Eragon by Christopher Paolini

First off, I want to clarify that I’m aware of the similarities Eragon has with other mainstream stories. But, honestly, I enjoyed the book, and found many parts of it to be original. Eragon will always have a special place among the books I’ve picked up, and actually read all the way to the end.

I was in the throes of editing my first book, getting it ready for the editor. I was going crazy, wanting to read something solely for enjoyment. Instead, I drove myself mad analyzing how other authors failed to describe something to my satisfaction. Their word choice often irked me, too. But then I picked up Eragon. I had tried reading it years ago, but found it to be too description-heavy. As my taste in books has drastically changed, I gave it another chance. And I soon found myself swept away by Eragon’s tale of struggle and self discovery.


It starts out like most epic tales. Main character lives an ordinary life. That character finds or witnesses something out of the ordinary. In this case, it’s the dragon egg. It hatches, then giving us the wonderful and witty dragon: Saphira. Chaos soon follows. Now, here is where I’m going to ask you to do something, if you’ve not read the book. Skip the prologue. I’m giving Eragon four stars. But an entire star is lost, when I think about that prologue. I hate it. And that’s the truth. I’m trying to pretend that it doesn’t exist. Trust me. SKIP the prologue. The story is much more mysterious and tantalizing, often leaving you wondering, where is it all leading?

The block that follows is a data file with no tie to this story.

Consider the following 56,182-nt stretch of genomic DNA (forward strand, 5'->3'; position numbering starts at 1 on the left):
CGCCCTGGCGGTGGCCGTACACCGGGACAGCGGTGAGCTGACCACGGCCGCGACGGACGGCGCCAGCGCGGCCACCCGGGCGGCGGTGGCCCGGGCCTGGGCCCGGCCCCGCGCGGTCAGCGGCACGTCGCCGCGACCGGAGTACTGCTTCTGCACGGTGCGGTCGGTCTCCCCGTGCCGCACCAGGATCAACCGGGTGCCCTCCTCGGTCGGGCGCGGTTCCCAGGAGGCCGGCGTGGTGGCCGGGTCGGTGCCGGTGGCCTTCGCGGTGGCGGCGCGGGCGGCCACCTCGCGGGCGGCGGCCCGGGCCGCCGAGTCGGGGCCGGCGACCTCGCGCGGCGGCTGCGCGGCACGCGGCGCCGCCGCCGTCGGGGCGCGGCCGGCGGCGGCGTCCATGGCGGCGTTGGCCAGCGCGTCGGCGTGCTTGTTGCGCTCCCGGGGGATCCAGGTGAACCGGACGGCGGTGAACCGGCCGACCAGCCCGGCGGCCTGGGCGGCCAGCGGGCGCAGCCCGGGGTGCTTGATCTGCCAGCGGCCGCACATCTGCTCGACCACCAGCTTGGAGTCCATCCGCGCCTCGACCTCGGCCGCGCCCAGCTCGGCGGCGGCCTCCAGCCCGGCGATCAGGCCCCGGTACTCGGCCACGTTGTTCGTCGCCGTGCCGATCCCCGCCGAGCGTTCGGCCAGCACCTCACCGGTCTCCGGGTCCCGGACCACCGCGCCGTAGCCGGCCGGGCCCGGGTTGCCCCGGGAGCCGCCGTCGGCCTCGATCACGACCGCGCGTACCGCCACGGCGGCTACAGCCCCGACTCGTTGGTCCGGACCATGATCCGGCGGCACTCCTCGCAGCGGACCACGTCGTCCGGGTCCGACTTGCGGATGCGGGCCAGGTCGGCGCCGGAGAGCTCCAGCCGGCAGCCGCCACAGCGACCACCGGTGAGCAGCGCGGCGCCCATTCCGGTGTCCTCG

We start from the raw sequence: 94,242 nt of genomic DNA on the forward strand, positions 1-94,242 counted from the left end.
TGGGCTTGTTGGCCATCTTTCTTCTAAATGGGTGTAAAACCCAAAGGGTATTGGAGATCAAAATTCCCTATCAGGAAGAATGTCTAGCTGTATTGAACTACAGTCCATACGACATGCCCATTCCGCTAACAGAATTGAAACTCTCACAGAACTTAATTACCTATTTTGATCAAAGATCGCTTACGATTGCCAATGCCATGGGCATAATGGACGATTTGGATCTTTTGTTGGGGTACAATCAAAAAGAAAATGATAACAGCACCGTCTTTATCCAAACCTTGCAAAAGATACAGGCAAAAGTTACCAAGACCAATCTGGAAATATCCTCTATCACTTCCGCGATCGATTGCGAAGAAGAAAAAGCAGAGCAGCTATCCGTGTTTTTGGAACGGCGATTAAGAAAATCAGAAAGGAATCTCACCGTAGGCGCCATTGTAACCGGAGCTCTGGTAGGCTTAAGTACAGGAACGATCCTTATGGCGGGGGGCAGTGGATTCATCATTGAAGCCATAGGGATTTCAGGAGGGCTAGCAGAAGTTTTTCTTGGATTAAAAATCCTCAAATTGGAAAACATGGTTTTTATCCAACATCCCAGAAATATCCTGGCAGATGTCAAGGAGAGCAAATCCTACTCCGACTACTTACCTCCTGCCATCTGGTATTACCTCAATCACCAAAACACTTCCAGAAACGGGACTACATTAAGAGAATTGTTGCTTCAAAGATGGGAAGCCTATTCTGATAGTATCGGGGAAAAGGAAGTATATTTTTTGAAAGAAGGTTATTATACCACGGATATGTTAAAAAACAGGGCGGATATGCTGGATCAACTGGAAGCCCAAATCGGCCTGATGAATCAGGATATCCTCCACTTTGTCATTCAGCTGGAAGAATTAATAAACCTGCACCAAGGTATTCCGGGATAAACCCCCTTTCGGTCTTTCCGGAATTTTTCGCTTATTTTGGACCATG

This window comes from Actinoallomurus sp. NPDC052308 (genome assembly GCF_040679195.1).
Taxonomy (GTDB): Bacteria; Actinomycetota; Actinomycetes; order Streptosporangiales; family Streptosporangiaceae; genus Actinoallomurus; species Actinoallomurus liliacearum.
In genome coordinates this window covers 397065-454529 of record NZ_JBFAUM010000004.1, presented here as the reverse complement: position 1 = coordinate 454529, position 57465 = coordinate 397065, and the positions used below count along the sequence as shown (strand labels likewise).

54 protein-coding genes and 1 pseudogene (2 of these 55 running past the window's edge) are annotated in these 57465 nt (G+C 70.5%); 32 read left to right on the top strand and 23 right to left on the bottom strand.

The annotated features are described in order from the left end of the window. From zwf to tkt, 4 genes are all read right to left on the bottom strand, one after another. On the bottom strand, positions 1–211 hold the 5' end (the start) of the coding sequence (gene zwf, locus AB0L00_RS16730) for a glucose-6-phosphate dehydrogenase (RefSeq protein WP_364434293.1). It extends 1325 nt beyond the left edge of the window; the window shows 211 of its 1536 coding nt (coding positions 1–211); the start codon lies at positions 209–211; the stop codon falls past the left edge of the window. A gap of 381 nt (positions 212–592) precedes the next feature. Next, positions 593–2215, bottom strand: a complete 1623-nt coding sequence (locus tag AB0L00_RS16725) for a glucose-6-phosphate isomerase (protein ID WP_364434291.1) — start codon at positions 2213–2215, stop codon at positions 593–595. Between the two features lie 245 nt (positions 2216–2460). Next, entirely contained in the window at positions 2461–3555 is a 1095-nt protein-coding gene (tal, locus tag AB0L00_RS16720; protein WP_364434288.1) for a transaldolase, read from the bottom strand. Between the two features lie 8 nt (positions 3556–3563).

I love a slow, teasing build to the end of an epic tale, where the hero triumphs, although not always in a way you’d expect. Eragon has that kind of build. It can be predictable in places, yes. But there are some surprises, especially with the character of Murtagh. He could easily steal the limelight from Eragon, being the moody, unpredictable, but good-deep-down character that he is.


I confess that I had wanted to see a glimpse of Galbatorix, the master villain of the story, but I think he was only mentioned. If he was, indeed, shown “on-screen,” I don’t recall reading it. But, remember, I was in the throes of editing my own story. I had a sort of “crazy energy” going on. Yet, I was still able to finish Eragon. Paolini’s strength is definitely in description and world-building. The landscapes described, during Eragon and Saphira’s travels, are absolutely breathtaking. One especially wonderful surprise, as well, was seeing the bond between Eragon and Saphira grow. I’m definitely looking forward to seeing how she changes. I get the feeling that her character is only going to get better. I’m also anticipating seeing what is done with the characters of Angela, the herbalist, and the werecat, Solembum. Hands down, these two were the most fascinating characters of the first book. I wish they had more “screen-time.”


I hope you’ve enjoyed reading my review, and that it gives you a better idea of whether or not this book is for you.



All the best,